A Peek Behind the Rolex Crown: The Greatest Logo of All Time

When Rolex founders Wilsdorf and Davis came up with the crown somewhere in the early 1920s, officially trademarking it in 1925, they never gave much information about how and why they arrived at this particular design. This perhaps is for the best – clever origin stories are almost always apocryphal. A century later, virtually unchanged, that five-pointed crown remains the ultimate case study in logo design.

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Can’t Fake Harmony

First off, its shape radiates harmony and balance. It’s both classic and modern; ornate and clean; curvaceous and angular. It looks good blown up on a billboard, yet reads perfectly when only millimeters wide on the face of a timepiece. Incidentally, the logo is one of the hardest parts of the Rolex to fake.

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The Power of Five

The five points of the crown don’t officially symbolize anything, and thus effortlessly symbolize everything – everything associated with the number five anyway. Most commonly, people speculate that it represents the five fingers on the hand, as well as the five letters in Rolex. But why stop there? Five symbolizes the human being (four limbs and a head). There are five senses. Shiva has five faces. There are five pillars of Islam. The Torah contains five books; Jesus Christ died from five wounds; and the perfect fifth is the most consonant harmony in music. In short, five is your go-to symbol for strength, love and balance.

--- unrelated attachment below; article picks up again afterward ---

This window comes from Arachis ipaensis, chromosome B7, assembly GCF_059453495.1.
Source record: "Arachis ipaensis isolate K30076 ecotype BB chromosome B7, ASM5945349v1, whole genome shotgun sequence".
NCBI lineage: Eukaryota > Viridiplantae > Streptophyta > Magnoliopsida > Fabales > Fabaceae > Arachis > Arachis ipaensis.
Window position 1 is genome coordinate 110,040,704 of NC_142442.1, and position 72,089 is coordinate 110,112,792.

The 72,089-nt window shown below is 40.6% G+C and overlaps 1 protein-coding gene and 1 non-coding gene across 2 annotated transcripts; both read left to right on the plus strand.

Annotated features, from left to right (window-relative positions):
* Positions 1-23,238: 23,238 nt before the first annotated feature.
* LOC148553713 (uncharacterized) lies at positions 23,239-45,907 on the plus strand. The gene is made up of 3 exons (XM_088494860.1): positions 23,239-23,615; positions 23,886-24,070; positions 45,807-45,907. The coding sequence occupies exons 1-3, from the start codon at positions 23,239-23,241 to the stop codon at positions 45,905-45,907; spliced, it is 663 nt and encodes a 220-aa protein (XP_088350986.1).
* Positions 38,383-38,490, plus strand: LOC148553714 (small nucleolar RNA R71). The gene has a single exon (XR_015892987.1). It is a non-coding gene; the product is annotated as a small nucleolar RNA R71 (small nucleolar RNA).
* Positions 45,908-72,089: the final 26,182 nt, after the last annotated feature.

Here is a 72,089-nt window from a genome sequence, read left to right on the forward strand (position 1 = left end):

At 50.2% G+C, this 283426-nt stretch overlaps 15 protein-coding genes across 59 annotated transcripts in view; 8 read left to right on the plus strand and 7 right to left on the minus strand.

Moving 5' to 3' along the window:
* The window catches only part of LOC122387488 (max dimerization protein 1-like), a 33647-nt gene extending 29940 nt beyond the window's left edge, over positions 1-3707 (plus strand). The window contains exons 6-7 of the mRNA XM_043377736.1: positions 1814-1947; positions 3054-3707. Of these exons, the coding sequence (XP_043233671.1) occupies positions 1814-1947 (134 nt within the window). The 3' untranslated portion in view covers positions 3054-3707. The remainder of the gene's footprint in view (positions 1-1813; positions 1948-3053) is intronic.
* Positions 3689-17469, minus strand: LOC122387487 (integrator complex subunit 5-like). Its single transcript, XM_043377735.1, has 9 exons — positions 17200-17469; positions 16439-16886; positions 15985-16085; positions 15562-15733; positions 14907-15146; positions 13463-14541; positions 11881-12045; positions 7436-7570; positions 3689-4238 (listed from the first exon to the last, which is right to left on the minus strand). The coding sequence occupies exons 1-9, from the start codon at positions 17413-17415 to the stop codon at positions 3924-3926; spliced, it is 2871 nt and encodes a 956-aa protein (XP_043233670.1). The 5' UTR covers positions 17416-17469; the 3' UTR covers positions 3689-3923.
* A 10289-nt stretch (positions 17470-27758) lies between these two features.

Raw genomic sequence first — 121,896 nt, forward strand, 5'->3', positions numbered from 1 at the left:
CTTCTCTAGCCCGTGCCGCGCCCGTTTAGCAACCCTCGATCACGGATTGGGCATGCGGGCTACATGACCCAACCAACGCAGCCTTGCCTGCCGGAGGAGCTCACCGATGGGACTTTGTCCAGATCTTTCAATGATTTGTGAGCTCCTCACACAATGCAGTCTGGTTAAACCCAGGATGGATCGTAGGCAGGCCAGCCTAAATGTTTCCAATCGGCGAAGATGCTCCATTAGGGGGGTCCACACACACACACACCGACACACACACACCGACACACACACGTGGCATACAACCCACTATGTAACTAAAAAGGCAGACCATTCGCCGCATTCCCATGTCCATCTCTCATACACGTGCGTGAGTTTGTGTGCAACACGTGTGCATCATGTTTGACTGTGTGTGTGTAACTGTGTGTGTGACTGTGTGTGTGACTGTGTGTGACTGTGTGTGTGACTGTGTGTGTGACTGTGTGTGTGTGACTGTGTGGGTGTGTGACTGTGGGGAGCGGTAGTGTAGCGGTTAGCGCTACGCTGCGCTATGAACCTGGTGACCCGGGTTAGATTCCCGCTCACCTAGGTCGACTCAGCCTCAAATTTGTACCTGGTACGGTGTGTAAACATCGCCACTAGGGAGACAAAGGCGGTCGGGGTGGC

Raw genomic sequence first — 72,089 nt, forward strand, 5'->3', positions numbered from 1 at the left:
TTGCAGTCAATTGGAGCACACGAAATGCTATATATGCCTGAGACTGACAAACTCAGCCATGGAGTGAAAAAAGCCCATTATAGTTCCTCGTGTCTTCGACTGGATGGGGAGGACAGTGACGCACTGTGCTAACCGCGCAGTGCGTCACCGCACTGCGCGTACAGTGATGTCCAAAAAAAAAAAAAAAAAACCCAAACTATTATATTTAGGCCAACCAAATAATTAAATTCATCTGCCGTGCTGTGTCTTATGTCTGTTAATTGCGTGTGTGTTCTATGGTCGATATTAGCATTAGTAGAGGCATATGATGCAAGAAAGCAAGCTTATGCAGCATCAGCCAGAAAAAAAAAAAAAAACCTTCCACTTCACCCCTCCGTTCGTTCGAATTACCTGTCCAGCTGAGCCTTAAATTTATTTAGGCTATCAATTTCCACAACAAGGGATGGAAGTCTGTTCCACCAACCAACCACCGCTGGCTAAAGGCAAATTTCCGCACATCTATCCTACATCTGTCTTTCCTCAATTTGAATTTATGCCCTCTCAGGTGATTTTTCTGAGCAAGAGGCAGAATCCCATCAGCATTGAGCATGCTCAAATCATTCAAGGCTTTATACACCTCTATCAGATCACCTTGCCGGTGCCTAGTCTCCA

“A crown for every occasion”

So the slogan goes and what is a crown but a universal and ancient symbol of power, legitimacy, victory, and honor. A seemingly perfect emblem for the brand; however, it’s a little more nuanced than that. You see, the crown is not technically a crown, but a coronet, which is a smaller version of a crown characterized by ornaments fixed on a metal ring. Technically, a proper “crown” is worn by an emperor, empress, king or queen; while a coronet is worn by a nobleman or lady. 

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It’s a small technicality, but it speaks to the founders’ English heritage and their deference to both their sovereign and their own image. They are “a crown” not “the crown” befitting a more sophisticated, more elegant, more confident station in the world. 

Dina BaldwinComment